Create Photo Mosaics with Metapixel
I've always thought that mosaics were an interesting art form, so when I ran across Metapixel a while back I noted it as an app worth checking out. Metapixel is a single purpose tool, but it does its job very well. In no time you can create an impressive photo mosaic using your existing photos and a couple commands.
Metapixel runs from the command line, but I'll give you the step by step that makes it very easy to use.
Chose the image you would like to create a photo mosaic to look like. I chose the Linux App Finder logo.
Determine the directory that contains the photos you want to use to create the mosaic. Once you have done both of those, it's time to launch your terminal and really get the work started.
Create a directory for temporary images to be used in Step 4. It can be deleted once the final step is complete.
Metapixel requires an initial step to prepare the images. This step copies photos from the directory you identified in the previous step and resizes them to uniform dimensions. For those of you who immediately ask what size, the answer is 128 pixels x 128 pixels, although it can be modified by adding the --width=64 and --height=64 options to the following command. You could also pick a size different than 64. What size you use should be dependant upon the resolution of the image you picked in Step 1. Feel free to experiment until the final image looks how you want it.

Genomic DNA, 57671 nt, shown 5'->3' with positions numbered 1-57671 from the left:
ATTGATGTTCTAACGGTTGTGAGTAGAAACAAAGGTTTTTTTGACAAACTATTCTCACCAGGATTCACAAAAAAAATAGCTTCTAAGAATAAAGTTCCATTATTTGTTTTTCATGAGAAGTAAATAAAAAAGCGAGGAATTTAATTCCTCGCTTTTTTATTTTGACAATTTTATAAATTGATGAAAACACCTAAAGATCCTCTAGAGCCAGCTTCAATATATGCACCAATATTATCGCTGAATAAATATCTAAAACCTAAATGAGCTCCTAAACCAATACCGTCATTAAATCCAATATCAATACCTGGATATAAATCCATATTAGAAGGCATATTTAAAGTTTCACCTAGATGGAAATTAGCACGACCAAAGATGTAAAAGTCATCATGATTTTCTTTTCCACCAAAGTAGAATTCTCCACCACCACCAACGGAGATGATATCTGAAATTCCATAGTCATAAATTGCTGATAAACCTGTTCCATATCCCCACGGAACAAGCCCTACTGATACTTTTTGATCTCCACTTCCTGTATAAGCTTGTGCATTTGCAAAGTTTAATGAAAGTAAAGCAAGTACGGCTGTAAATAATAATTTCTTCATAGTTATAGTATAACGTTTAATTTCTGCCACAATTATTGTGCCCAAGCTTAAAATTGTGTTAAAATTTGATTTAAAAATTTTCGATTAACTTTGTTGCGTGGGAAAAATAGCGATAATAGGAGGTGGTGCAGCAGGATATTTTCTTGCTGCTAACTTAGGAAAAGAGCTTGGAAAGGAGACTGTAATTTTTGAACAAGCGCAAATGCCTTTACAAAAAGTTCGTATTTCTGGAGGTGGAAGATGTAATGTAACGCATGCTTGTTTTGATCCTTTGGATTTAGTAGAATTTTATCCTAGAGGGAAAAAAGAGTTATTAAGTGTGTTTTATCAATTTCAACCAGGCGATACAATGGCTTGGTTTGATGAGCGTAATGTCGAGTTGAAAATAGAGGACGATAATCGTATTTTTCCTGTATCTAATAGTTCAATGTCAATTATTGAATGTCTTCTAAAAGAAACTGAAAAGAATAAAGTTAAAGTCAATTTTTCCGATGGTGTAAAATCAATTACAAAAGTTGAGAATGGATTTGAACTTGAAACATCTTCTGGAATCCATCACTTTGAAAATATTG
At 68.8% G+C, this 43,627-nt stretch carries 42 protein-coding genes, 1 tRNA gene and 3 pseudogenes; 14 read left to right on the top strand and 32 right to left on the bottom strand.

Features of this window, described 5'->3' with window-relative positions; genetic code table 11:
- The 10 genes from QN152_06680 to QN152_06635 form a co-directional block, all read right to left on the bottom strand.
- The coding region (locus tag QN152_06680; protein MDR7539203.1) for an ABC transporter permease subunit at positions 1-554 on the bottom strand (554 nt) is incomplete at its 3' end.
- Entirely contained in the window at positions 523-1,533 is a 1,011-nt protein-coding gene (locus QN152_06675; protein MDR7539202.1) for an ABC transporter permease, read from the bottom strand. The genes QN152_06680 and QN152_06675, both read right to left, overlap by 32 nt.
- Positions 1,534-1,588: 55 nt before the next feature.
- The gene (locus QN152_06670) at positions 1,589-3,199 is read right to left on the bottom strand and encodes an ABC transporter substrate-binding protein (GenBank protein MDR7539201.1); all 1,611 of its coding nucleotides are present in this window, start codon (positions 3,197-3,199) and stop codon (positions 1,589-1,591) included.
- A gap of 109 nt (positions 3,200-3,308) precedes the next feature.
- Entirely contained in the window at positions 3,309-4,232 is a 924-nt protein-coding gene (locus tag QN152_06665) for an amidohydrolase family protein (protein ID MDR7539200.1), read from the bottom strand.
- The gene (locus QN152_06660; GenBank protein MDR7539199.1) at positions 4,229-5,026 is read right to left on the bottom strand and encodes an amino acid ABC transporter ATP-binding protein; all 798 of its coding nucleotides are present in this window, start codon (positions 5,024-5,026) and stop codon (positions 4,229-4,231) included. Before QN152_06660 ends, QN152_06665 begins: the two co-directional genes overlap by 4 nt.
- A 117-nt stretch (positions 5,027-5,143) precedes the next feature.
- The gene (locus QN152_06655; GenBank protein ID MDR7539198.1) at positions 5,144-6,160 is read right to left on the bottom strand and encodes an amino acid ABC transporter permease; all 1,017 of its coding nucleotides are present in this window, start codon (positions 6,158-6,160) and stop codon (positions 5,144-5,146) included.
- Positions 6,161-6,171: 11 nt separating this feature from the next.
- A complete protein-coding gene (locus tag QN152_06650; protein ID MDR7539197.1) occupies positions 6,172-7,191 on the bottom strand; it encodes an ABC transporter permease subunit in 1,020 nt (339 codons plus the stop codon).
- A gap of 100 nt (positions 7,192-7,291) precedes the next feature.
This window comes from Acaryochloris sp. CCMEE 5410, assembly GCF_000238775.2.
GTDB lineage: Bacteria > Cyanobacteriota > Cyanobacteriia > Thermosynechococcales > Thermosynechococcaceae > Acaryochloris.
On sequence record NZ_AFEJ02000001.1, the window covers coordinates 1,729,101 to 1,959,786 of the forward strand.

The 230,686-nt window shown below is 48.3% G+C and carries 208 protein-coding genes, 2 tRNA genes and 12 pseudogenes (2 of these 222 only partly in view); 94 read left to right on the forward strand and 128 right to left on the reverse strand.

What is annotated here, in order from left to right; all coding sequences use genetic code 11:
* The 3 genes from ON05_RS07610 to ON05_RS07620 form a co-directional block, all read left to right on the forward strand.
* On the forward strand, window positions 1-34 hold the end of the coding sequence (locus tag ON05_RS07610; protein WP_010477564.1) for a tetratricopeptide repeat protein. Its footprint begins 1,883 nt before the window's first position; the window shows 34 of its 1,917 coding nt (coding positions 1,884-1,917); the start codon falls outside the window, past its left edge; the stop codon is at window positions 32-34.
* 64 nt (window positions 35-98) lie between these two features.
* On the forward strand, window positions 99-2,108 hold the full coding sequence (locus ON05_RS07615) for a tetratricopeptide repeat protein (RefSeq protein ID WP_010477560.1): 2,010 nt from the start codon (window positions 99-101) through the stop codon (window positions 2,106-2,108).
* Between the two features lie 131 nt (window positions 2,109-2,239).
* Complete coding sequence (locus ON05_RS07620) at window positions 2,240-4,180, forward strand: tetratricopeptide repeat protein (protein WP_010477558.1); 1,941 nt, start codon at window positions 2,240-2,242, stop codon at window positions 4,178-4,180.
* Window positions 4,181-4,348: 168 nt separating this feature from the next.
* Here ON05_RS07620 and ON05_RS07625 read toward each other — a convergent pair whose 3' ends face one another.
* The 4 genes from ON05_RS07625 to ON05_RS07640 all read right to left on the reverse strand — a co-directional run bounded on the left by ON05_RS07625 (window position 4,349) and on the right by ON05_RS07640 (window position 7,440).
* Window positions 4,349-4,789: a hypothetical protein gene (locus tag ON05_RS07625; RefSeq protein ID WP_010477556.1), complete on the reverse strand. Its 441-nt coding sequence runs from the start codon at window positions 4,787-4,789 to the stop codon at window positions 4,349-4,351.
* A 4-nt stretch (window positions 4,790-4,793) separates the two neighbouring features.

metapixel-prepare -r srcdir destdir
The -r option makes it so photos in subdirectories are included. srcdir should be replaced with the directory name that you identified in Step 2. destdir should be replaced with the name of the directory you created in Step 3.
The prepare step can take a while to run, but actually creating the image took less than 30 seconds on my laptop running a 1.86GHz Core Duo.
Now that the groundwork has been prepared, creating the photo mosaic is a simple affair.
metapixel --metapixel source.jpg output.png --library destdir
source.jpg should be replaced by the name of the image chosen in Step 1. output.png is the name of the file that will contain the photo mosaic itself. Change it to whatever name you'd like. And finally, destdir gets replaced with the name of the directory that you created in Step 3.
A short time after executing this command you should have your very own, custom, photo mosaic. Enjoy!